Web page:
2002 年 57 巻 p. 75-78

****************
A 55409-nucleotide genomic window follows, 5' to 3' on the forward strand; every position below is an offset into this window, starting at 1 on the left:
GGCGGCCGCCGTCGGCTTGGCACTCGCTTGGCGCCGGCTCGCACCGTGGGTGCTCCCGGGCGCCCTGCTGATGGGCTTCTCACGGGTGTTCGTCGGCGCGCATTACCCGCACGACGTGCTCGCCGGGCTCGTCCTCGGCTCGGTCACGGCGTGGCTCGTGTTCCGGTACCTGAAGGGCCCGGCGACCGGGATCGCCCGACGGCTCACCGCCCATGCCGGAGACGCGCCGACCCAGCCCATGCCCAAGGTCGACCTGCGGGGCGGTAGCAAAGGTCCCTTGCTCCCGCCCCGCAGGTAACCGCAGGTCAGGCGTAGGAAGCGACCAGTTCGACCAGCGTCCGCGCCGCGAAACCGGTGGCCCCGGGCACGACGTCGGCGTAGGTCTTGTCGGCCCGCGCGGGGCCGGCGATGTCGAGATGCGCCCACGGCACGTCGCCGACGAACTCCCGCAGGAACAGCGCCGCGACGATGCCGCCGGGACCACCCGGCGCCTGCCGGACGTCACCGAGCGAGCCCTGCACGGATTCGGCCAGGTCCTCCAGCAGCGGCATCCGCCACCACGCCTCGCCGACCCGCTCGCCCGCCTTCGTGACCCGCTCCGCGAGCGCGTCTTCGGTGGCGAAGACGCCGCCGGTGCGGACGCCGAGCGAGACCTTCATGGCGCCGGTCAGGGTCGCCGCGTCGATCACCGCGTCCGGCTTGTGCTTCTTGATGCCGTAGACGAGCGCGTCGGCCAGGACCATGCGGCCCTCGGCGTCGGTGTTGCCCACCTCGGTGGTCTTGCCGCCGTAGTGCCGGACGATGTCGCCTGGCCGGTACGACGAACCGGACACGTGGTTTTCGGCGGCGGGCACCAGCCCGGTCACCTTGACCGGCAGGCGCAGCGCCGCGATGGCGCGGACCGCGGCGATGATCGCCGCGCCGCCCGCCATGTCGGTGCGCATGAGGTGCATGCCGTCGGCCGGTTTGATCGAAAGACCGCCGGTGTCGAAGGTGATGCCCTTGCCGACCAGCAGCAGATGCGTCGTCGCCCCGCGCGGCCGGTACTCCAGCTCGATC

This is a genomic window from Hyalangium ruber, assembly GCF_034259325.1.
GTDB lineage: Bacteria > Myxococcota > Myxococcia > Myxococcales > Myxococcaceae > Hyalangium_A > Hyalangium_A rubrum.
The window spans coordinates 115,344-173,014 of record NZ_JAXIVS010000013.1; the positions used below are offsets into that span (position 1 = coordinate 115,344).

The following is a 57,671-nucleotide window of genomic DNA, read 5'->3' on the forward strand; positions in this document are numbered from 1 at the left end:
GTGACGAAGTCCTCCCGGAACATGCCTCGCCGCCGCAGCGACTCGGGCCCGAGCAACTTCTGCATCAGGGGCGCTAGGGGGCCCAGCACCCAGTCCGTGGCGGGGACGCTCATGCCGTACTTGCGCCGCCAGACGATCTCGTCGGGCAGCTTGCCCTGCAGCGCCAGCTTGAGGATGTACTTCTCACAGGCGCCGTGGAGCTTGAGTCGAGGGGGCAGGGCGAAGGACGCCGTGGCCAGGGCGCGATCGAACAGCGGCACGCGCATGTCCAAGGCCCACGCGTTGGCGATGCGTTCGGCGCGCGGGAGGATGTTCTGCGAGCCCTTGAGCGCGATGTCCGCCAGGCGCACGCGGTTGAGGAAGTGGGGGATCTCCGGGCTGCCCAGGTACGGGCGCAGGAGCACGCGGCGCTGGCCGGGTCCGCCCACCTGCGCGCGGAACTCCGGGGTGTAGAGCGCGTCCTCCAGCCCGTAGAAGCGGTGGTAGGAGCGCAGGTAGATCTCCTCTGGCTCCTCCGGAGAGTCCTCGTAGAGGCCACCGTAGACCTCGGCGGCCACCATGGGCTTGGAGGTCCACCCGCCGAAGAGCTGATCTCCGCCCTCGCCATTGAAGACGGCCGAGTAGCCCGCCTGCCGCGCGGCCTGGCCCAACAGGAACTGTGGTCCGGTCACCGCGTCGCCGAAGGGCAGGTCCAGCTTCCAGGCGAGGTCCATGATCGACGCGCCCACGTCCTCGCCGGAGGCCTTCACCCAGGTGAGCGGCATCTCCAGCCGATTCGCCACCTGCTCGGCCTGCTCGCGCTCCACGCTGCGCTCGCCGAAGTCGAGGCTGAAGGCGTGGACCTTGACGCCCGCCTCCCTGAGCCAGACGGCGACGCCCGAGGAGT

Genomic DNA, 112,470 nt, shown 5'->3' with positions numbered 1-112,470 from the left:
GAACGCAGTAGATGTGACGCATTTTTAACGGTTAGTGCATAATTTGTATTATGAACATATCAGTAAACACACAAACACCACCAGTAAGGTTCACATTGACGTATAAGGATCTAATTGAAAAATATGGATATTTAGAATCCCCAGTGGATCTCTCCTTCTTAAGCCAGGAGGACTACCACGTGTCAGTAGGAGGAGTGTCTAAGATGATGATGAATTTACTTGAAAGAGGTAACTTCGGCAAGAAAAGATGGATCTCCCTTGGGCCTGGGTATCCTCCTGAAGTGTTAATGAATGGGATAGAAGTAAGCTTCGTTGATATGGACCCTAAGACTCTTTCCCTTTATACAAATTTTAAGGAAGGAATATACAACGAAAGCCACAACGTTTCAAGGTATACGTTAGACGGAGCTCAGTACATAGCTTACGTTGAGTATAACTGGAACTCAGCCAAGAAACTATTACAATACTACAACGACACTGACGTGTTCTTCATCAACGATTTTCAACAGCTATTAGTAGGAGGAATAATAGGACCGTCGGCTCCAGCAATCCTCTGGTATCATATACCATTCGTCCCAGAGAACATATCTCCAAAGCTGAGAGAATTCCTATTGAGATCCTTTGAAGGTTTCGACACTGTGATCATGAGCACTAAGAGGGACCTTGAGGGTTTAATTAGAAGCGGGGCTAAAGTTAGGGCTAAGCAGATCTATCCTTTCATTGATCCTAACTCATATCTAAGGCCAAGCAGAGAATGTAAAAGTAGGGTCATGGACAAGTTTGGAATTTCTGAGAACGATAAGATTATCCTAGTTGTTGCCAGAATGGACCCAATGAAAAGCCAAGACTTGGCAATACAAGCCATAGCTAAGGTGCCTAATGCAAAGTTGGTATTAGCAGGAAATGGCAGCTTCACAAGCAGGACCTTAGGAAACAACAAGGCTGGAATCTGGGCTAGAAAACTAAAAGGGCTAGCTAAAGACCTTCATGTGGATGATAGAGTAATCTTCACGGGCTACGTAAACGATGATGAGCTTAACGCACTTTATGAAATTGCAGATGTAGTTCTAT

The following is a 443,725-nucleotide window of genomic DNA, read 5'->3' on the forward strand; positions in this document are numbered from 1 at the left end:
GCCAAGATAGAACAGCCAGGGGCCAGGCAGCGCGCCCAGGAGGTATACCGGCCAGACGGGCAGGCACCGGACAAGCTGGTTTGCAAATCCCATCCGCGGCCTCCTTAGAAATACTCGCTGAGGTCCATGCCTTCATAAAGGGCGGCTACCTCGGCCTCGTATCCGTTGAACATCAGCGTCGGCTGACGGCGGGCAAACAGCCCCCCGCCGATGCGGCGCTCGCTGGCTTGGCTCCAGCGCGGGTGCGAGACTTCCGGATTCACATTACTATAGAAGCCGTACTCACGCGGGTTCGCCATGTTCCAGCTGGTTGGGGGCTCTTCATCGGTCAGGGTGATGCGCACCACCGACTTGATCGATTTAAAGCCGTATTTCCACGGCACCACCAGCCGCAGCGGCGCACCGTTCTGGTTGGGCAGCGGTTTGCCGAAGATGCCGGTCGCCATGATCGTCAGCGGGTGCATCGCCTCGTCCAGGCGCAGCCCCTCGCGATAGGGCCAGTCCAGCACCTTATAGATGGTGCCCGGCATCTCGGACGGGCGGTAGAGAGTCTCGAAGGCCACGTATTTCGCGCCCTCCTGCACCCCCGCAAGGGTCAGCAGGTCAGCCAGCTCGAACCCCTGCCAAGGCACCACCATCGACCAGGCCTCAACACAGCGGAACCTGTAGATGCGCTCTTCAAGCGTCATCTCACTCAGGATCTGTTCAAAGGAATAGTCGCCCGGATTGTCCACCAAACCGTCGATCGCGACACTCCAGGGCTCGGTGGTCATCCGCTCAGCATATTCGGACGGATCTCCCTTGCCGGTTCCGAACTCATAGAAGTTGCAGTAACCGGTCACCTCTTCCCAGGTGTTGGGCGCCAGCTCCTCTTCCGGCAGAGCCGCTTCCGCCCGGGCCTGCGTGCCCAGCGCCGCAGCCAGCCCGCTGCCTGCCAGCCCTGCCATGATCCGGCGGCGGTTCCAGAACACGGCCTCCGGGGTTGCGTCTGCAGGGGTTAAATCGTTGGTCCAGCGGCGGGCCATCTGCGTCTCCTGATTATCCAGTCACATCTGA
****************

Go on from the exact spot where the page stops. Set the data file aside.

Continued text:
The reproductive strategy of the parasitic isopod Onisocryptus ovalis in the luminescent ostracod Vargula hilgendorfii was studied at a beach in Kumamoto Prefecture, Japan, and in the laboratory, mainly from April 2000 to May 2001. Onisocryptus ovalis is a protandrous hermaphroditic species and changes from a mobile male to an immobile female that loses most of its appendages and has a sack-like body. Male parasites O. ovalis invade female hosts V. hilgendorfii, eat the host eggs, change sex, produce eggs, and die after the eggs have hatched. Some parasites invade immature or male hosts, but move to female hosts immediately afterwards. The percentage of hosts parasitized by O. ovalis was low (0-18%) from summer to autumn, but increased greatly (28-91%) from winter to spring mainly because of a shortage of hosts. Usually, one or two male parasites were found in a host, and only one male of them changed sex. From winter to spring, however, up to 8 male parasites were found in a host and a maximum of five changed sex. The most adaptive parasitic strategy of O. ovalis seems to fertilize eggs as a male as many times as possible, and then to produce more eggs as the only female in a host, although these parameters are not available at present.